The legislation specifically mentions the 992black pilots who graduated from Tuskegee ArmyAirfield (hence the name Tuskegee Airmen), 450 ofwhom served in combat. The Bill also praises theaccomplishments of the combat aviators: Tbe 99thFighter Squadron, after having distinguished itselfover North Africa, Sicily and Italy, joined 3 otherBlack squadrons, the 100th, 301st and the 302d,designated as tbe 332d Fighter Group. . . . FromItalian Bases, they destroyed many enemy targetson the ground and at sea, including a Germandestroyer in strafing attacks, and they destroyednumerous enemy aircraft in the air and on the

    ground. Not without cost 66 of these pilots werekilled in comhat, while another 32 were . . . cap-tured and became prisoners of war. Tbe pilots came home with 150 Distinguished FlyingCrosses, Bronze Stars, Silver Stars, and Legions ofMerit, a Presidential Unit Citation, and the RedStar of Yugoslavia. The Bill noted the racial pio-neers overcame the enormous challenges of preju-dice and discrimination, succeeding, despite obsta-cles that threatened failure.

    Tben the legislation called attention to theother Tuskegee Airmen. For every Black pilot,there were 12 other civilian or military Black men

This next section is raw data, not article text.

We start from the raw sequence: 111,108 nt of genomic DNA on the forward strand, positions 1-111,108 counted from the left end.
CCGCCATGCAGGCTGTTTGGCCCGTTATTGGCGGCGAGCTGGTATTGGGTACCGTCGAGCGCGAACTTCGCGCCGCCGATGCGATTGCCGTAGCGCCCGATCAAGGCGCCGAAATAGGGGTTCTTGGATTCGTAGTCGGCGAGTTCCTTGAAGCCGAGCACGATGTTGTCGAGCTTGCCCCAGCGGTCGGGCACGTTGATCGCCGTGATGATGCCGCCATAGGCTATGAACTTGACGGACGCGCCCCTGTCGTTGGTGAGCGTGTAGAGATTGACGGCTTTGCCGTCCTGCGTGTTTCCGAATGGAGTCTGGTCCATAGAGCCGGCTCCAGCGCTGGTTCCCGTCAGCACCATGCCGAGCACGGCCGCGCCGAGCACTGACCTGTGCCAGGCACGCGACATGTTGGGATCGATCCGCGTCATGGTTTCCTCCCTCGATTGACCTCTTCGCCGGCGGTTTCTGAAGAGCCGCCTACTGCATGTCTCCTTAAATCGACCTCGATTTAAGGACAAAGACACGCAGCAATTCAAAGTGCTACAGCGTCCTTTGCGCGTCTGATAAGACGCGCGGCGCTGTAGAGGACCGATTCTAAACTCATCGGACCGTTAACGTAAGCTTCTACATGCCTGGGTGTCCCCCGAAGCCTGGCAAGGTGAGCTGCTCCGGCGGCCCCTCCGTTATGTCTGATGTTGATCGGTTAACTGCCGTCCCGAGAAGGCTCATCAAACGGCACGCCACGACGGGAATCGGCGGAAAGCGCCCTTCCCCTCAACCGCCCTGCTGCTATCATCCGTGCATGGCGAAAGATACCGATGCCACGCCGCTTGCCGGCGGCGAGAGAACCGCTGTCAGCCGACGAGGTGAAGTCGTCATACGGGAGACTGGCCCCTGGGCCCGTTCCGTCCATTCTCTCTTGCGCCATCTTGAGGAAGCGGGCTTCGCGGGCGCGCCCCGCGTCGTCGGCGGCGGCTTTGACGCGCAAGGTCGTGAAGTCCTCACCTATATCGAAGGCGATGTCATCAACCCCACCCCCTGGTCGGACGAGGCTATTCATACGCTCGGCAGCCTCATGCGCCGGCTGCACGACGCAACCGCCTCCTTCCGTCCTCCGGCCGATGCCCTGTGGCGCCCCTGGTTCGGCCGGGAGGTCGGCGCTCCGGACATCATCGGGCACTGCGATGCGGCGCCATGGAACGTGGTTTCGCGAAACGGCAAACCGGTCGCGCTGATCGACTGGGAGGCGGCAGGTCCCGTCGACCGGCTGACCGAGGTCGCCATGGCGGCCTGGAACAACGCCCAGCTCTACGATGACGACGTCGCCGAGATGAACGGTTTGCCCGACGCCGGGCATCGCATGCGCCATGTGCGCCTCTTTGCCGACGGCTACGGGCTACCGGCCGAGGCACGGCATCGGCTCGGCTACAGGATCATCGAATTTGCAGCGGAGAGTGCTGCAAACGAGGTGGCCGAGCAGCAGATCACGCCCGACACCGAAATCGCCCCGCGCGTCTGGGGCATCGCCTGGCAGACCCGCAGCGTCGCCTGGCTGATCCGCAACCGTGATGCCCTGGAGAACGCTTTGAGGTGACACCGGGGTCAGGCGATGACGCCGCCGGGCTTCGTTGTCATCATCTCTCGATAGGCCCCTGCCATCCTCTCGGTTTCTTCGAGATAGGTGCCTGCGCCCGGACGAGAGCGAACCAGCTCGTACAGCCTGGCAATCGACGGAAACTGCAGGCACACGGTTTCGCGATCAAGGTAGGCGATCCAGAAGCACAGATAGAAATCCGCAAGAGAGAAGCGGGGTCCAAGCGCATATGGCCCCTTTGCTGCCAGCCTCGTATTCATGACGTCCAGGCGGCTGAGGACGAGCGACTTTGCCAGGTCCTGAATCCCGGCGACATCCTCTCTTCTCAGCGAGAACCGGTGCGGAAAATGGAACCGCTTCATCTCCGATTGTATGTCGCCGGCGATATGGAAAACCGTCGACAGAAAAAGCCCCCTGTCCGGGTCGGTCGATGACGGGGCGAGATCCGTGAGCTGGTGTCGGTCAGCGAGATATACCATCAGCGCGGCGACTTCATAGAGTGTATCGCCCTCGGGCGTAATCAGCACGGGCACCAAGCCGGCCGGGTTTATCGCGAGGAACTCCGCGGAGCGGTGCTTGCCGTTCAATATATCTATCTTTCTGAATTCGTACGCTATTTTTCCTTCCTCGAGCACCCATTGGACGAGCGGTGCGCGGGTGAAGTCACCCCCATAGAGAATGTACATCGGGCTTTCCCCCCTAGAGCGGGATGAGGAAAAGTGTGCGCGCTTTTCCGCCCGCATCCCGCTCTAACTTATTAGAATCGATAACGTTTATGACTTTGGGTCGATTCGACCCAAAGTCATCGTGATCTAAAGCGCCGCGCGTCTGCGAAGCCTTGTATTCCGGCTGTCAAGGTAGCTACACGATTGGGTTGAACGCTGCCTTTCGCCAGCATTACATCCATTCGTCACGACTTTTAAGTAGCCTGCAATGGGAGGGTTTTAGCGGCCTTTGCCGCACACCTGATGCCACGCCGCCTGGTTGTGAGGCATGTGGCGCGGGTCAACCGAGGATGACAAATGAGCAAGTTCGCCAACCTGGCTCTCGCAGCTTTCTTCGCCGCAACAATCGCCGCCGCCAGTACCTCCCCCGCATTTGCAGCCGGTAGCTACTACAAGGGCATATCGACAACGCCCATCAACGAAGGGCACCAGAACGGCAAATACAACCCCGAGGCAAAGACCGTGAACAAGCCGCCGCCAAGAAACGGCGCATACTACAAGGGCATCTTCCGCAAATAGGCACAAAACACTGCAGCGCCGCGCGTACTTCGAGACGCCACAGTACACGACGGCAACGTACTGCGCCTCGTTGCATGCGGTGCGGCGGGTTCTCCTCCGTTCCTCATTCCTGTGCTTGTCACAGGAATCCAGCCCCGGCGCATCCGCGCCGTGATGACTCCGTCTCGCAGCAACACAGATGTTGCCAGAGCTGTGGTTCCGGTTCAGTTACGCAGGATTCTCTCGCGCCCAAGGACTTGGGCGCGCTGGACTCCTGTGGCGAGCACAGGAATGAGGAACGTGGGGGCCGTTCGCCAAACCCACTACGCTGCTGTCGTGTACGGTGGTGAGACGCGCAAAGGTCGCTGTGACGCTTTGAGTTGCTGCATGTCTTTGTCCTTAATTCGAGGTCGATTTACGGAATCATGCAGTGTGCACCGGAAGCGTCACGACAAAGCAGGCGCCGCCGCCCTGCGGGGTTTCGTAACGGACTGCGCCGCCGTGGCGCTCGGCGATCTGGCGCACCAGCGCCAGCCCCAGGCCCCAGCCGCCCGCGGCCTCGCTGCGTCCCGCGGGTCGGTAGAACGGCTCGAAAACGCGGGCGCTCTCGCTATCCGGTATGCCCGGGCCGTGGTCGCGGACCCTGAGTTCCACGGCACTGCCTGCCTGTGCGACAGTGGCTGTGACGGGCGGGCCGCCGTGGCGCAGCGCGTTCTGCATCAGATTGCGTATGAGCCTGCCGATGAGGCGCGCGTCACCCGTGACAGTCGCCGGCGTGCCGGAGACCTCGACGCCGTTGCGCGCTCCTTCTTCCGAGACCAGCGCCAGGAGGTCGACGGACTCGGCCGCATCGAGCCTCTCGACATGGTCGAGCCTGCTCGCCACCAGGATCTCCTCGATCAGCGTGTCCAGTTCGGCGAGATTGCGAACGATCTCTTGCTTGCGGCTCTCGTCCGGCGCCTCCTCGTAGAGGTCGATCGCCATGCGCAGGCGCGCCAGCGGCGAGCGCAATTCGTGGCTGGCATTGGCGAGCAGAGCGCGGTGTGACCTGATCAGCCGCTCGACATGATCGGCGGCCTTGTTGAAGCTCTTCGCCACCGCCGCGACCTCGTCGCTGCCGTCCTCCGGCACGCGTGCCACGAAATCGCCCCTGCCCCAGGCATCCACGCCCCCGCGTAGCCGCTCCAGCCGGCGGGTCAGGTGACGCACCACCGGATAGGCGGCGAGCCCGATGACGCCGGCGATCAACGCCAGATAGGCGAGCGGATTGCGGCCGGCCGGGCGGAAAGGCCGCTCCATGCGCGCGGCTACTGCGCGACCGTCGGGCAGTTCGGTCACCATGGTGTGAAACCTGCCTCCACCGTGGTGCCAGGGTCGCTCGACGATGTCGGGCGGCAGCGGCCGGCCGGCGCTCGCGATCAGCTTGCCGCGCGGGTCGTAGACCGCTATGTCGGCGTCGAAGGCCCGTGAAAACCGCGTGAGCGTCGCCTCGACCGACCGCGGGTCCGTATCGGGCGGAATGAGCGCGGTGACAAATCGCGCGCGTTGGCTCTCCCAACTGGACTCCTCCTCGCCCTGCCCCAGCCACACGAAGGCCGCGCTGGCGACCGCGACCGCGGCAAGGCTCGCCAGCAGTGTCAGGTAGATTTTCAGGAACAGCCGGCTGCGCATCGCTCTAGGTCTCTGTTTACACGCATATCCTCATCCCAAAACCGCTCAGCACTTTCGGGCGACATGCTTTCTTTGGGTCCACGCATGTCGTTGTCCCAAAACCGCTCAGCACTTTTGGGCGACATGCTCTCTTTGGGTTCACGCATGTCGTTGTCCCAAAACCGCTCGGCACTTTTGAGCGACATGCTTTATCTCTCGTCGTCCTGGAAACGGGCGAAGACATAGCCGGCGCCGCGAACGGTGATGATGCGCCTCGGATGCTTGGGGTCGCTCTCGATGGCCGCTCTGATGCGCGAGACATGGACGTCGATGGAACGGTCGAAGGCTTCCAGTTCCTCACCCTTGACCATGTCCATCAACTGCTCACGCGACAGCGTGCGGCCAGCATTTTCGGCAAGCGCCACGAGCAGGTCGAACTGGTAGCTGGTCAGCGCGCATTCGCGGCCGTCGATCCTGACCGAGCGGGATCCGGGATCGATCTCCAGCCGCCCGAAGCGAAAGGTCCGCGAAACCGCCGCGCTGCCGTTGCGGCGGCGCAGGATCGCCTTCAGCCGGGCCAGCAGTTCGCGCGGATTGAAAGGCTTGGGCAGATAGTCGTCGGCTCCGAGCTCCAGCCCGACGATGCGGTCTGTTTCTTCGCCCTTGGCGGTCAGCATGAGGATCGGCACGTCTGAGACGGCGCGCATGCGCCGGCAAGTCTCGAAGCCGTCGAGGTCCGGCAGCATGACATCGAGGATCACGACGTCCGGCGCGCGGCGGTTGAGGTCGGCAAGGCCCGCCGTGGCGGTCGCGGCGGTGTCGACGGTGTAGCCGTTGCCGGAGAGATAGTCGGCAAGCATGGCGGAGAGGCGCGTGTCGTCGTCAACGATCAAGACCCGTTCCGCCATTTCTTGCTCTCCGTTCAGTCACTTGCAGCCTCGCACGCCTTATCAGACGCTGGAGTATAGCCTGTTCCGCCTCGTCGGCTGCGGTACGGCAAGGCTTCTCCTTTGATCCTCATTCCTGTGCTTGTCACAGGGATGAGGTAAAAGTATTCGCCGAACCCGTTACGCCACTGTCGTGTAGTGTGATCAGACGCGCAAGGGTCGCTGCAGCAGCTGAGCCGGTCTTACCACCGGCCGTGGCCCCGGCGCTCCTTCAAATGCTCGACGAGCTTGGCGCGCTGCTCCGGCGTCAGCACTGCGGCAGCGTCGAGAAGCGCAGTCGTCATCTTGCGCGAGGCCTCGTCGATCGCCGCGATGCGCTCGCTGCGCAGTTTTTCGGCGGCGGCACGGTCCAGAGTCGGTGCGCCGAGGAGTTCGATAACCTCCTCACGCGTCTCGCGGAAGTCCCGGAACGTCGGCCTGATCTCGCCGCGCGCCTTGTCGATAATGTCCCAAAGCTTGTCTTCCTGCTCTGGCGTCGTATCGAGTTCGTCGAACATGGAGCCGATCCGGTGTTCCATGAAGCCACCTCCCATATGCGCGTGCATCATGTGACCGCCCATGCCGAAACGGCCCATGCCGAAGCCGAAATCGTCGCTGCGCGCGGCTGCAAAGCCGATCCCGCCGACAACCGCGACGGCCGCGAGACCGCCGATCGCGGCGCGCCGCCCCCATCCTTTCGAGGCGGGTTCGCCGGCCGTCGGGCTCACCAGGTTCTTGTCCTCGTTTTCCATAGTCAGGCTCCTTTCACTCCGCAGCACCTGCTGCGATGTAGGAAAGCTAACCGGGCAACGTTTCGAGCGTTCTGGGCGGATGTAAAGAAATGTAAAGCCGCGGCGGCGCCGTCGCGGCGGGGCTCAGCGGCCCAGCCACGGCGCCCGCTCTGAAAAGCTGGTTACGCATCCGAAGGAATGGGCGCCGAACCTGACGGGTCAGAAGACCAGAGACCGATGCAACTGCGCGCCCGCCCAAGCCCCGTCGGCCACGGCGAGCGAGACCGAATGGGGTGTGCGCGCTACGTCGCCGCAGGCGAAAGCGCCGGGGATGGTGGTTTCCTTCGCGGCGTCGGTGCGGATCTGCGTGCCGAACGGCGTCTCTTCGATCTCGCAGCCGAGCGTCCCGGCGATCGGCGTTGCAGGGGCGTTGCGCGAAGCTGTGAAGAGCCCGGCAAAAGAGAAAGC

and women performing ground support duties.Many of these men and women remained in themilitary service during the post-World War II era..

    u

    In addition to the thousands of support per-sonnel, there was another black flying organiza-tion, although, unlike the 99th and 332d, its com-mander was white, and, unfortunately a higot. Thelegislation states: Other Black pilots, navigators,bombardiers and crewmen . . . were trained formedium bombardment duty as tbe 477th BomberGroup (Medium) . . . . This unit, however, neversaw combat because the group commander drove itinto mutiny and arrested about half of bis pilots,navigators and navigator bombardiers.

    In the spring of 1945 tbe officers of tbe Group,stationed at Freeman Army Airfield, Indiana,mutinied against the orders of their segregationistgroup commander and entered an illegal whites-only officer's club, and sixty-one of the officers werearrested.

    Think about that, reader. The United Stateswas in the midst of a long war of enormous conse-quence, and a commander illegally created a segre-gated officer's club against Army regulationsand then bad tbe temerity to arrest those whoprotested his illegitimate orders.

    It gets worse. The colonel, after arresting sixty-

    one pilots, navigators and navigator-bombardiersthen ordered all officers to testify, in writing, thatbe had not discriminated on the basis of race in bisofficer's club segregation. One hundred and oneblack officers disobeyed bis orders to so testify. So,he arrested them too and utterly crippled the477th. The Army Air Forces Inspector Generalcame to Freeman Field to investigate. He foundthat the group commander had operated illegally.The IG freed all but three of tbe officers (those notfreed had allegedly knocked down a senior (officer)and recommended the group commander be fired,which he was, effectively ending his career.

    Am POWER iHistory SUMMER 2007

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    bove) President Bushlutes the Tuskeegeermen.

    eft) Members of the fir